• Sally Kleinfeldt reviewed the current state of Dexterity documentation and sent me a bunch of notes on how to improve its organization, which I still need to digest.
  • Steve McMahon worked on implementing a widget for choice fields that can switch between radio buttons or a drop down depending on how many items are in the vocabulary (similar to Archetypes).
  • Ross Patterson added a setting to the Overview tab for a type to configure the allowed types that may be contained within the type. And he completed some work that was done earlier by Patrick Gerken to support changing the type restrictions for particular containers (as was already supported for Archetypes).
  • Ross also merged code from collective.dexteritydiff into Products.CMFDiffTool and code from collective.cmfeditionsdexteritycompat into plone.app.versioningbehavior. This makes it easier to enable versioning for Dexterity content.
  • Matthew Wilkes started working on some architectural changes needed to support repositioning fields that came from a behavior and moving fields to different fieldsets.
  • Bill Deegan moved all the Dexterity issues from the old Google Code tracker to issue trackers on github. The Google Code tracker has now been turned off and new Dexterity issues should be submitted on github.

Many thanks to our sponsors for contributing to the above work: Plone Foundation, AndersonLeeb, Cris Ewing, Glick Software, Soliton Consulting, Blåstolen, the Seattle Plone Gathering, Chris Calloway, Ryan Foster, Silvio Tomatis, Dan Jacka, Philip Bauer, Roel Bruggink, Asko Soukka, Ian Hood, Ulrich Stockschlaeder, and Jesse Snyder. Also big thanks to Sally Kleinfeldt and Alice Tseng who spent a lot of time in the kitchen preparing some delicious Italian meals.

emerald-002.jpg
Filed February 12th, 2013 under Sprint, Plone

Man, I had all these cute NPR pledge-drive-themed references ready, but now I won’t get to use them…  You guys took only 5 days to help us reach our Chipin goal!  Doesn’t it feel good, though?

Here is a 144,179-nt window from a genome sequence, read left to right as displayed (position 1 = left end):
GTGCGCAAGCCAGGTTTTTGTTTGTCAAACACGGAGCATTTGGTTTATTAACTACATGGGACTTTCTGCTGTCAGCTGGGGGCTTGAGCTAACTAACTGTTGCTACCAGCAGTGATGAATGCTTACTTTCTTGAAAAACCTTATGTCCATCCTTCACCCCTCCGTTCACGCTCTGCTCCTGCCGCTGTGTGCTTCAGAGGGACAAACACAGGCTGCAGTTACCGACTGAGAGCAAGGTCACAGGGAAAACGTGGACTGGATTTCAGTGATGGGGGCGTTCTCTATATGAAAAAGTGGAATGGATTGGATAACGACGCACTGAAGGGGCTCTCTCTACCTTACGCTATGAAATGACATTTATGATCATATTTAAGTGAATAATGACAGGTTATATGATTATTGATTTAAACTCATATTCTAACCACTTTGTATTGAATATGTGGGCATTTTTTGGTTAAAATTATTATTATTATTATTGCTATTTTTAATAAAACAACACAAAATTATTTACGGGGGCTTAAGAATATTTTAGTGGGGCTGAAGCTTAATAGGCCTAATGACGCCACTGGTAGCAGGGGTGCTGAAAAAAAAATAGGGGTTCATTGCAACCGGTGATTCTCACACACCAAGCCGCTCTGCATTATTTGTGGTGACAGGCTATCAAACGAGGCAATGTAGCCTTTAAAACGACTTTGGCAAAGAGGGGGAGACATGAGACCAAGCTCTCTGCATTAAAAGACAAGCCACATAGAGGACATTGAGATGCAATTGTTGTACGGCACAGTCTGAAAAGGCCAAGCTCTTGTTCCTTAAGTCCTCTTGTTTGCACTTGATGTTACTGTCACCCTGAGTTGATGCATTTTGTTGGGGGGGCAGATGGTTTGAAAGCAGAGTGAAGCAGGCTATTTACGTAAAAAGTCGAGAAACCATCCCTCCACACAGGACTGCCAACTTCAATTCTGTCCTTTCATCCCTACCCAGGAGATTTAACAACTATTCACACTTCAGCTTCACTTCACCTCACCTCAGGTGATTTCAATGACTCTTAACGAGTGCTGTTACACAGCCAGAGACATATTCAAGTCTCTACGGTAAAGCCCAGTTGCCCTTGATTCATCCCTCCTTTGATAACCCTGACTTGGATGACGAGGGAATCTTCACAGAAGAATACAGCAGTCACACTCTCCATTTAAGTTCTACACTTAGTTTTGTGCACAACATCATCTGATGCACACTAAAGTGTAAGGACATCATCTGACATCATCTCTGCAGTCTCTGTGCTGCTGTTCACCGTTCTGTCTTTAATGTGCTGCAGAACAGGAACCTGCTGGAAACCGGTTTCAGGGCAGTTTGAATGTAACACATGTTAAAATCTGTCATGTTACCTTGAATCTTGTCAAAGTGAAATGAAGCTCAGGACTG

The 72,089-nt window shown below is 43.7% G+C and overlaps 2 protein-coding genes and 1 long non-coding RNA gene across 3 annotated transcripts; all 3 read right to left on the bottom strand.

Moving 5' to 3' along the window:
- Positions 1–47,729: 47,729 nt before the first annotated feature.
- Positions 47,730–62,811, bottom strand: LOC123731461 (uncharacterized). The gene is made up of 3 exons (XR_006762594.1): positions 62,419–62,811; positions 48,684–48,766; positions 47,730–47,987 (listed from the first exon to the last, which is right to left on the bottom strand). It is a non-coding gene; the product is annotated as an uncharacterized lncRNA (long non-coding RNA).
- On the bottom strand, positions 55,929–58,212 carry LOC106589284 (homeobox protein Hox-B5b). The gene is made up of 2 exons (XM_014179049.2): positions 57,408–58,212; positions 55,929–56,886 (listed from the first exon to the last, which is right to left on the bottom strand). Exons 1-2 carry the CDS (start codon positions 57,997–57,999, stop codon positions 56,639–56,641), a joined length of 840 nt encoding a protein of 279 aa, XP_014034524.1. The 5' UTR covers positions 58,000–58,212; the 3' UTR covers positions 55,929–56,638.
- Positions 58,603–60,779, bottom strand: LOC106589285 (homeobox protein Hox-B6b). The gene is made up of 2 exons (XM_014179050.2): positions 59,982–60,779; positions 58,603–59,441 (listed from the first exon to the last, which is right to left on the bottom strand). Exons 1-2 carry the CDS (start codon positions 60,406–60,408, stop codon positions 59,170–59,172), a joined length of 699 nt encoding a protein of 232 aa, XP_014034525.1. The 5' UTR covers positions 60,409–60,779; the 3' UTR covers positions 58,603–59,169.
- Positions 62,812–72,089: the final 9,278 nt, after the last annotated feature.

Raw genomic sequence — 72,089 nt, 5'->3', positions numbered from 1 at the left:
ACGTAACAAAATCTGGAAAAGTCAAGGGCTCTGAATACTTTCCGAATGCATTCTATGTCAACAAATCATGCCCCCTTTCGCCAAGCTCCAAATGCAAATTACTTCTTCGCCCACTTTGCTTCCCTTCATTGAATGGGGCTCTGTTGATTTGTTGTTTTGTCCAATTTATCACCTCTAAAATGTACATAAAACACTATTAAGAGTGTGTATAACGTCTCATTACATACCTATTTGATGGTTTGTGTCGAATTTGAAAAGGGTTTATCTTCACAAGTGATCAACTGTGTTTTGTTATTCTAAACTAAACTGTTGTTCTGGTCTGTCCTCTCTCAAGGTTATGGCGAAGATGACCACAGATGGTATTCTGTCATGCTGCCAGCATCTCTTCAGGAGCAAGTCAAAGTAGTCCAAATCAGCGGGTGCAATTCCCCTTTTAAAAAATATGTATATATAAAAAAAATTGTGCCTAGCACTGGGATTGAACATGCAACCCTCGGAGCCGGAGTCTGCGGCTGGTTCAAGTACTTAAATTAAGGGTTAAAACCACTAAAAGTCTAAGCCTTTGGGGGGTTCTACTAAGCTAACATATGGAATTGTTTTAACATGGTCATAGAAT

Once again the Plone community proves what we’ve known all along, namely how committed its members are to supporting each other in continuously improving its platform.

Thanks to these generous individuals, we have pulverized our goal for Emerald Sprint, and will have all the financial resources we need to make this a sprint for the history books:

  • Christopher Calloway
  • Ryan “Donald” Foster
  • Silvio Tomatis
  • Dan Jacka
  • Philip Bauer
  • Roel Bruggink
  • Asko Soukka
  • Ian Hood
  • Ulrich Stockschlaeder
  • Jesse Snyder
  • Martin Opstad Reistadbakk 

Thank you! 

Filed February 5th, 2013 under Sprint, Plone

I feel like a public radio announcer during pledge drive.  For those of you outside the US who don’t know what a pledge drive is, it’s a ritualistic torture method inflicted on the public radio and tv audience (and on the radio hosts, too) for a week about every couple of months, where all your favorite radio shows are preempted by incessant and brainwashing begging for money.  There is even a Wikipedia article about it (of course):  http://en.wikipedia.org/wiki/Pledge_drive, as well as several related entries in urbandictionary.

But the reality is: many members of the Plone community are unable to join a sprint at the moment, but know how much Plone benefits from the work put forth at each of these events.  Emerald Sprint has been granted the “strategic” designation by the Plone Foundation, and is about to assemble a team of high-caliber contributors.  The goals of the sprint are ambitious:  read David Glick’s previous post on this blog to find out what we are hoping to accomplish and why.

Several sponsors made a significant financial investment in turning this sprint into a success, but we still have a gap to fill before we can cover all the expenses, including supporting some of our sprinters coming from a very long distance with their travel costs.  So, even if you can’t join us this time, there is a simple way to share the glory of the awesomeness that is Dexterity:  Chip in!  There are only a few days left, so if you want to help, do it now!

Your donations to Emerald Sprint are collected directly by the Plone Foundation, a 501(c)(3) non-profit organization, so they are tax-deductible (in the USA).  

The Emerald Sprint team thanks the donors who have already given so generously, and hopes you will consider a chipin, too.

And as they say on National Public Radio, the faster you help us reach our target, the sooner the beggathon will stop!

 

Filed February 4th, 2013 under Uncategorized